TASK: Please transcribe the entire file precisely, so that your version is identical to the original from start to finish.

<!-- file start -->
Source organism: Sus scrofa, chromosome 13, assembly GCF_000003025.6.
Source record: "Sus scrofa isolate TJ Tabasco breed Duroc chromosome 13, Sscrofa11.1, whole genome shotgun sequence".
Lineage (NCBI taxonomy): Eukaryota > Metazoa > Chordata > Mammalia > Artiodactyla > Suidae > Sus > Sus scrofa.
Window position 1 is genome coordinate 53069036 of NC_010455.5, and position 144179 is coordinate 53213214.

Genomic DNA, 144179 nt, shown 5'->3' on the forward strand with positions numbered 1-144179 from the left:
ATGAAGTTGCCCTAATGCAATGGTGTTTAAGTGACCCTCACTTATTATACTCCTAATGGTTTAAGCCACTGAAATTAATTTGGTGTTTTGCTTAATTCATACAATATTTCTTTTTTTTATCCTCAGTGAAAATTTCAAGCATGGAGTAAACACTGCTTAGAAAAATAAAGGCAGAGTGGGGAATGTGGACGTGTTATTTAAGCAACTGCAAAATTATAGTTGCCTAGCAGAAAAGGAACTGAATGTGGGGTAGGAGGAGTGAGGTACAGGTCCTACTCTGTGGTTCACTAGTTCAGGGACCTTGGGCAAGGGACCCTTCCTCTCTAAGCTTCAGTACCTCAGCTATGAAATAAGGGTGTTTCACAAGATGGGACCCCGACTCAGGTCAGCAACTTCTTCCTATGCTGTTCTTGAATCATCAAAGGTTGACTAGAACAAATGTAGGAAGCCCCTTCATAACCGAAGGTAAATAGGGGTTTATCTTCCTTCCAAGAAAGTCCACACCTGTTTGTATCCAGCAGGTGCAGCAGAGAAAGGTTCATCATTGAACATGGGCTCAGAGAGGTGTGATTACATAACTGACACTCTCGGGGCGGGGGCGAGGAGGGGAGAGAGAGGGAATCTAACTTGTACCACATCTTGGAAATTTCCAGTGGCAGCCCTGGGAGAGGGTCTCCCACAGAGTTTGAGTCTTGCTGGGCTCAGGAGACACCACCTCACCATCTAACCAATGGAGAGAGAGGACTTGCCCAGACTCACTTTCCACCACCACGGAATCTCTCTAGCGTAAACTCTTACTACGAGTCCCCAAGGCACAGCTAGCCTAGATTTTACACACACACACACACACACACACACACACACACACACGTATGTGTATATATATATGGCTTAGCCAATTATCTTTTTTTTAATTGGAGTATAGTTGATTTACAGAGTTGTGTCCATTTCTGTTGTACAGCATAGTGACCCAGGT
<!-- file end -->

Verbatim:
Source organism: Sus scrofa, chromosome 13, assembly GCF_000003025.6.
Source record: "Sus scrofa isolate TJ Tabasco breed Duroc chromosome 13, Sscrofa11.1, whole genome shotgun sequence".
Lineage (NCBI taxonomy): Eukaryota > Metazoa > Chordata > Mammalia > Artiodactyla > Suidae > Sus > Sus scrofa.
Window position 1 is genome coordinate 53069036 of NC_010455.5, and position 144179 is coordinate 53213214.

Genomic DNA, 144179 nt, shown 5'->3' on the forward strand with positions numbered 1-144179 from the left:
ATGAAGTTGCCCTAATGCAATGGTGTTTAAGTGACCCTCACTTATTATACTCCTAATGGTTTAAGCCACTGAAATTAATTTGGTGTTTTGCTTAATTCATACAATATTTCTTTTTTTTATCCTCAGTGAAAATTTCAAGCATGGAGTAAACACTGCTTAGAAAAATAAAGGCAGAGTGGGGAATGTGGACGTGTTATTTAAGCAACTGCAAAATTATAGTTGCCTAGCAGAAAAGGAACTGAATGTGGGGTAGGAGGAGTGAGGTACAGGTCCTACTCTGTGGTTCACTAGTTCAGGGACCTTGGGCAAGGGACCCTTCCTCTCTAAGCTTCAGTACCTCAGCTATGAAATAAGGGTGTTTCACAAGATGGGACCCCGACTCAGGTCAGCAACTTCTTCCTATGCTGTTCTTGAATCATCAAAGGTTGACTAGAACAAATGTAGGAAGCCCCTTCATAACCGAAGGTAAATAGGGGTTTATCTTCCTTCCAAGAAAGTCCACACCTGTTTGTATCCAGCAGGTGCAGCAGAGAAAGGTTCATCATTGAACATGGGCTCAGAGAGGTGTGATTACATAACTGACACTCTCGGGGCGGGGGCGAGGAGGGGAGAGAGAGGGAATCTAACTTGTACCACATCTTGGAAATTTCCAGTGGCAGCCCTGGGAGAGGGTCTCCCACAGAGTTTGAGTCTTGCTGGGCTCAGGAGACACCACCTCACCATCTAACCAATGGAGAGAGAGGACTTGCCCAGACTCACTTTCCACCACCACGGAATCTCTCTAGCGTAAACTCTTACTACGAGTCCCCAAGGCACAGCTAGCCTAGATTTTACACACACACACACACACACACACACACACACACACACGTATGTGTATATATATATGGCTTAGCCAATTATCTTTTTTTTAATTGGAGTATAGTTGATTTACAGAGTTGTGTCCATTTCTGTTGTACAGCATAGTGACCCAGGT